DeSoto National Memorial is one of my favorite parks so far. The trail was pretty short, but gorgeous. It was a nice day out, which helped, but most of the trail was near the river so you could see the beautiful water, feel the breeze, and look at the surrounding scenery- we spent about an hour touring the grounds.
There is no admission fee. For a few months, the Memorial offers ranger-led kayak tours, and a living history camp. They also offer guided walking tours but were not doing it the day that we came. We were disappointed, but honestly, after walking the trail, we didn't need it. It's always nice to get historical information but the trail was short and sweet, and had plaques along the way for us to read about it instead.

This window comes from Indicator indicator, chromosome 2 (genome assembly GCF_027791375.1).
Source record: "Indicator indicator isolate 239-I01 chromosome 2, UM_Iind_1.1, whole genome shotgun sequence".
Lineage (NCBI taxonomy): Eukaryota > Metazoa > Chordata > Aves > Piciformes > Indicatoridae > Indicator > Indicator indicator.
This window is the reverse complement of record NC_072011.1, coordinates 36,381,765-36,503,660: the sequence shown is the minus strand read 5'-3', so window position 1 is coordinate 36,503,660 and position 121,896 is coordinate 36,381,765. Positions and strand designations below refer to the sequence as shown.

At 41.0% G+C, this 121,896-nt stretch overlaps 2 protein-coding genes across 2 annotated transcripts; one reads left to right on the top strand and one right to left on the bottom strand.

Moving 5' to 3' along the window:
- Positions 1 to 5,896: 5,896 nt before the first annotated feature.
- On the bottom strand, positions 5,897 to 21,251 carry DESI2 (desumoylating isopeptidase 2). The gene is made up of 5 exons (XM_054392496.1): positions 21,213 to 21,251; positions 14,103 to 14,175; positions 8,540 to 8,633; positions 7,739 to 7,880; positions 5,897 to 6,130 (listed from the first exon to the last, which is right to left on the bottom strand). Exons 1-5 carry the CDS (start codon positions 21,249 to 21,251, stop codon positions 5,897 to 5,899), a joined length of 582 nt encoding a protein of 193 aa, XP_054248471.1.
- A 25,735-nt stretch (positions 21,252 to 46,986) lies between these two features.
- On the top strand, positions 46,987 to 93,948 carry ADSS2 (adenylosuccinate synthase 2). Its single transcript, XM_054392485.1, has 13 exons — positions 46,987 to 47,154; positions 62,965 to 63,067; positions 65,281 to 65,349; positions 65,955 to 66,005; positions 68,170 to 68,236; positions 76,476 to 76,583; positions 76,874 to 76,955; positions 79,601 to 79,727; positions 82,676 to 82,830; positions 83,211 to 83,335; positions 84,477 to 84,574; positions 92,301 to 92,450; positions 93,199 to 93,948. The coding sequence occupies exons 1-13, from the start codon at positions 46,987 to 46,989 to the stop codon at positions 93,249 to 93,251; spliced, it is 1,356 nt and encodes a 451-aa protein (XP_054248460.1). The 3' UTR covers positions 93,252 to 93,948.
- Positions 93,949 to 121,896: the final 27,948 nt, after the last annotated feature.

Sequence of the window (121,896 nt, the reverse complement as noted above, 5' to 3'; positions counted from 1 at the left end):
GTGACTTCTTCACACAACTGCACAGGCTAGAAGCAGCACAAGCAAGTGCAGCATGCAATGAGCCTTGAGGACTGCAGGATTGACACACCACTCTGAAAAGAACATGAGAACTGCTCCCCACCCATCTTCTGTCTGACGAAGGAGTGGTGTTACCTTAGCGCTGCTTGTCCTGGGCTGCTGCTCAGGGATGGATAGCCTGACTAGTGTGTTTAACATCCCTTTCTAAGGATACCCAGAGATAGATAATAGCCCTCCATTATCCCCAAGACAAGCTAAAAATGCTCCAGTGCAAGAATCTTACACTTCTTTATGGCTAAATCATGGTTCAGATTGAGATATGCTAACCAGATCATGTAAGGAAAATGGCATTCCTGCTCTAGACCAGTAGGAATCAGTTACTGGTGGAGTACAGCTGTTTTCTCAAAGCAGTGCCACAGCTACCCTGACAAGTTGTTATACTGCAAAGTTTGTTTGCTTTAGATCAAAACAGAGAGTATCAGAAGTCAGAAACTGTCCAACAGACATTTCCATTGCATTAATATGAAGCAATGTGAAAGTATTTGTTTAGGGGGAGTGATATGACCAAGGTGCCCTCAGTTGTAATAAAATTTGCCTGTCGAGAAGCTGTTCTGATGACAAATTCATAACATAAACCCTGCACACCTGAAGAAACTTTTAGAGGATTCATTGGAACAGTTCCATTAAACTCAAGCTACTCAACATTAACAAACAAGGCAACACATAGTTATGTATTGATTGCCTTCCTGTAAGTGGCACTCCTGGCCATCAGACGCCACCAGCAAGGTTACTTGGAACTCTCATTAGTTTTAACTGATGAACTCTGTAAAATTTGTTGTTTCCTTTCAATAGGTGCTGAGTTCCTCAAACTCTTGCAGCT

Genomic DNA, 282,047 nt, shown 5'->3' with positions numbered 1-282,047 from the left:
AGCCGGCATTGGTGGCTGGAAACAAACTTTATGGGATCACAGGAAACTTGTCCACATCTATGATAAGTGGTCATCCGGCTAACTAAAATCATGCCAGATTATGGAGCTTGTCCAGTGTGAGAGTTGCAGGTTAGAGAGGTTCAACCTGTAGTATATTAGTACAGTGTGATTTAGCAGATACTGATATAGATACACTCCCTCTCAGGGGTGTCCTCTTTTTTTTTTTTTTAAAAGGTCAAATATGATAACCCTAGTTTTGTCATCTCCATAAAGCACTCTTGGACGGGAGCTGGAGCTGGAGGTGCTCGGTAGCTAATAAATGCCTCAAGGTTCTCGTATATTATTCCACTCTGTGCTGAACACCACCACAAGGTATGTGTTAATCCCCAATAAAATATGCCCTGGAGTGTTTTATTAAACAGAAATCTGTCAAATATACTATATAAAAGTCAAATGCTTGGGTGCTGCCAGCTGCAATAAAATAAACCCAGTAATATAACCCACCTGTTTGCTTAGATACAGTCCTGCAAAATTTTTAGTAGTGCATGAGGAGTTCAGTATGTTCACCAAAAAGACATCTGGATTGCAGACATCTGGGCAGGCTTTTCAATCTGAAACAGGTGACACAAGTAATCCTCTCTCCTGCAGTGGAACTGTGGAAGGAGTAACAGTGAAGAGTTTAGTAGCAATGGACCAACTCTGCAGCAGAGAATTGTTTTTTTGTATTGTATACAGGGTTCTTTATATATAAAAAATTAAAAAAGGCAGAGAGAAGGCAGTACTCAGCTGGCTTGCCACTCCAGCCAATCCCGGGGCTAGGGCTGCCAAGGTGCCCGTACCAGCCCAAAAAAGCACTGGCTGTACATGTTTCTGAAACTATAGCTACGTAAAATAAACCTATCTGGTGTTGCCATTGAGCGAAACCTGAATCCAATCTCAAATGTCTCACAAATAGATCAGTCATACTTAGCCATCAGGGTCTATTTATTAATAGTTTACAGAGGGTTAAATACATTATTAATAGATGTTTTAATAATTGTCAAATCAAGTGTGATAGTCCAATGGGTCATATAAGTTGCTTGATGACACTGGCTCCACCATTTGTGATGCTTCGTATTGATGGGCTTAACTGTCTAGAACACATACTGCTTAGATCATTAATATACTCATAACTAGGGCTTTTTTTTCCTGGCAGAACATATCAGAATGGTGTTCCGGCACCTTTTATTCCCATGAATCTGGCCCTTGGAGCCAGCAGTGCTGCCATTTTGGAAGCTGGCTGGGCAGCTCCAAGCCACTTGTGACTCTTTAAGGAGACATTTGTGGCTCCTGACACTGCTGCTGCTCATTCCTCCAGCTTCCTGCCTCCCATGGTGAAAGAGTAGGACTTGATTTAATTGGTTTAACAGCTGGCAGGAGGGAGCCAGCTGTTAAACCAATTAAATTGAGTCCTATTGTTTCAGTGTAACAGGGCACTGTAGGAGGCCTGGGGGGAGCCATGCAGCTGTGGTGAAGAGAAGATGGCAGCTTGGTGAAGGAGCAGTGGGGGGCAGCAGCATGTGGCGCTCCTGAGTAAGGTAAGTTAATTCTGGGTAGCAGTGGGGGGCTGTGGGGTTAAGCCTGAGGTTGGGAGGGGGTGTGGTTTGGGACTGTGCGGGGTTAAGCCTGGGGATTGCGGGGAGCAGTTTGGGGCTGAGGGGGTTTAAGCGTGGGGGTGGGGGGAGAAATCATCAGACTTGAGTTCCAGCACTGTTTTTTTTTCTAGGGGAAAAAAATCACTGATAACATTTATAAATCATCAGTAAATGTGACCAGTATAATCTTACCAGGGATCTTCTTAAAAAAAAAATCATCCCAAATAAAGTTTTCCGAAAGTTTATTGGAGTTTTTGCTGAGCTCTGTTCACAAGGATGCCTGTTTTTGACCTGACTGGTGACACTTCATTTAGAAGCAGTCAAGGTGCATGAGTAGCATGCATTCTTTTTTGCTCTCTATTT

In 1539, Hernando de Soto and his men landed at this spot in Bradenton, FL, where the indigenous people had been living, and they guarded their land fervently. De Soto and his men then explored some more of Florida, Georgia, Alabama, then Louisiana, where he died.
After I stamped my passport book, Chris and I ended up speaking with one of the park rangers who told us some stories about amazing wildlife he's seen here- like alligators, and eagles with prey in their mouths, circling overhead.
Overall, I visited 3 national parks in December before the centennial anniversary of the park system ended. The national parks did so many awesome things with this anniversary that I wish I knew about all of them before the last month of the year...
I still haven't been able to venture out to see others yet, but I WILL reach my goal of visiting all 413 of them!
Have you been to this national memorial before? It's dog friendly, and they even do an annual event for dogs in March!